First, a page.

• The best protection is from a Hardware Security Module (HSM) keystore or a network-accessible key manager, accessed using the Key Management Interoperability Protocol (KMIP)

Client Authentication

A Sawtooth client may take external user input. In which case, it is important to authenticate that the user is who they say they are. Authentication methods are usually categorized, from low to high security, into:

  • Single-factor Authentication (SFA). SFA is something you know. It could be something like a PIN, password, passphrase, or one-time password (OTP). The main disadvantage with SFA is it could be weak or hard to remember
  • Two-factor Authentication (2FA). 2FA is SFA plus something you have. It could be a security key, such as a U2F token (e.g., YubiKey). The main disadvantage with 2FA is it can be lost or stolen

  • Three-factor Authentication (3FA). 3FA is 1FA and 2FA plus something you are (biometrics). Examples include fingerprints, face recognition, or retina scan. The main disadvantages with 3FA is it can be forged and cannot be easily changed

With 2FA and 3FA, the idea is defense-in-depth (i.e., multiple hurdles to authenticate).

Network Security

Blockchains are subject to Distributed Denial of Service (DDoS) attacks. That is, an attack that attempts to overload blockchain nodes by flooding the targeted nodes with bogus messages. Classical public, unpermissioned blockchain networks avoid DDoS attacks because transactions require spending digital currency (such as Bitcoin), making attacks costly. Also, public blockchain networks are highly distributed—with thousands of nodes—making a DDoS attack on the entire network impractical.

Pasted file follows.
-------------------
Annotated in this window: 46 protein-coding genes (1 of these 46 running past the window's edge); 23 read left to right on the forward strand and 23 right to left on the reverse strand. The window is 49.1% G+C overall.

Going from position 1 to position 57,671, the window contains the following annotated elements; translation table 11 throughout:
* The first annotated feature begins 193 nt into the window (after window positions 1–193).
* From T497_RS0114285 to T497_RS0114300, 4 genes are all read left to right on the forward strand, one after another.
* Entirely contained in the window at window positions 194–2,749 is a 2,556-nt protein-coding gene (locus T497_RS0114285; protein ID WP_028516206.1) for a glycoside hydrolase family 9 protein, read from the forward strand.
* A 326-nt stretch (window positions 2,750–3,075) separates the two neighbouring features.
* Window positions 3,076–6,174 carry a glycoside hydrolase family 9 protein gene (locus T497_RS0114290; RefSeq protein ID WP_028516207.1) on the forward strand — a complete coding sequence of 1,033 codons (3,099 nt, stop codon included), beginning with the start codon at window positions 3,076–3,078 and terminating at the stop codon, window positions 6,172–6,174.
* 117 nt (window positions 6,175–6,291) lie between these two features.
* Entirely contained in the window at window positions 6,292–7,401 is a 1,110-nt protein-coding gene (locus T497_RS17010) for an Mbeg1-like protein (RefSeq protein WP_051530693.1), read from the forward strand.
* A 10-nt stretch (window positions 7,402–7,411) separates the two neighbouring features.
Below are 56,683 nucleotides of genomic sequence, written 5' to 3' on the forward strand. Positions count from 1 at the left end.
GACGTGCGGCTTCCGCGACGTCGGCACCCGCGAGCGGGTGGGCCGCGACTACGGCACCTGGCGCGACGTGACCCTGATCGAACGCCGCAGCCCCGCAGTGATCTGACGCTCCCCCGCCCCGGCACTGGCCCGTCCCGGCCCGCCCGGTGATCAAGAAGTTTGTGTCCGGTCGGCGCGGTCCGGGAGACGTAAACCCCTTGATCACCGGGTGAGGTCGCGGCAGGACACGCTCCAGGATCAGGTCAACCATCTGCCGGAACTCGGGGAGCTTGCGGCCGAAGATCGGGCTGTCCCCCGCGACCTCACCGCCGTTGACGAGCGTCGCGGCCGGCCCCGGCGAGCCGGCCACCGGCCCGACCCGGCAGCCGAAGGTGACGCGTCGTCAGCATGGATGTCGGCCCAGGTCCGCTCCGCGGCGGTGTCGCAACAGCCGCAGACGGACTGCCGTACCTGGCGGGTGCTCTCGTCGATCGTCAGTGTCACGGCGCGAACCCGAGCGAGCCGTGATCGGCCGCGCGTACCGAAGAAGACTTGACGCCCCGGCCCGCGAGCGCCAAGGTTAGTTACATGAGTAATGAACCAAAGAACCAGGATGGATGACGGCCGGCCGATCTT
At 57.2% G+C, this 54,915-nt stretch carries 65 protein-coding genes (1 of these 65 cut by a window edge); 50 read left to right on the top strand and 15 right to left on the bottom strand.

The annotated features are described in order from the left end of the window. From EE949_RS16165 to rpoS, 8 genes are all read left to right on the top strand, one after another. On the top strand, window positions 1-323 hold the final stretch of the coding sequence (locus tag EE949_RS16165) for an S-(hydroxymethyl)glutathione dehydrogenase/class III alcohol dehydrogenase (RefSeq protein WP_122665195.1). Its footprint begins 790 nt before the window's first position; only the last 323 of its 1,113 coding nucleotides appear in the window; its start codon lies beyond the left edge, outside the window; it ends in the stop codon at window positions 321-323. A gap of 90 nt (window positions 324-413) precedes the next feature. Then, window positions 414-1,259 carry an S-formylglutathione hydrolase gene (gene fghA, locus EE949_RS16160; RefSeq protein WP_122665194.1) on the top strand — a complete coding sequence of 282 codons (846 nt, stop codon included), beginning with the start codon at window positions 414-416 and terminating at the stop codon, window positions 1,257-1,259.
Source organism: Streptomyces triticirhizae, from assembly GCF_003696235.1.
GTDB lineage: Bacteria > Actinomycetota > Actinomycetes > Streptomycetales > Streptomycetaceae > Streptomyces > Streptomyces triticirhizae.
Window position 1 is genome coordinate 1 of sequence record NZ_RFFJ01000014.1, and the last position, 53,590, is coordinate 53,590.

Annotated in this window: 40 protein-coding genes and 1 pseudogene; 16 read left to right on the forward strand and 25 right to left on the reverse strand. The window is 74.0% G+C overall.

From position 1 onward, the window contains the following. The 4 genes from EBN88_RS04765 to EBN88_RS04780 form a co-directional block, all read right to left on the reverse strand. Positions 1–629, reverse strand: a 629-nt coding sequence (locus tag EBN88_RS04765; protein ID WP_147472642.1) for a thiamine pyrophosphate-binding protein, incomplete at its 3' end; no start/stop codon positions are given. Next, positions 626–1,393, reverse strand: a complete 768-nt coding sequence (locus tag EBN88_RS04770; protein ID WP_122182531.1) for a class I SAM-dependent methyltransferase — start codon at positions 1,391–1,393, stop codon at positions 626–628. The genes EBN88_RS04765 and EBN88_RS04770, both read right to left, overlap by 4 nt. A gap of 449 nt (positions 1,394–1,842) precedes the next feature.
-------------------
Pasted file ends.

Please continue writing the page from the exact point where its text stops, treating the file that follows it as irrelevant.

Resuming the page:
Private or permissioned blockchains, such as Sawtooth, are not designed to run on a public network. As such, they do not require digital currency and “mining.”

Sawtooth network can and should be mitigated against DDoS attacks as follows:

  • Back pressure, a flow-control technique to reject unusually frequent client submissions. If the validator is overwhelmed, it will stop accepting new batches until it can handle more work. The number of batches the validator can accept is based on a multiplier (currently two) of a rolling average of the number of published batches.
  • Sawtooth communication uses the Zero Message Queue (ZMQ or 0MQ) message library. Sawtooth optionally enables encryption with ZMQ when the network_public_key and network_private_key settings are defined in validator.toml. For production, generate your own key pair instead of using a predefined key that may be present.
  • REST API input is validated to avoid buffer corruption or overflow attacks.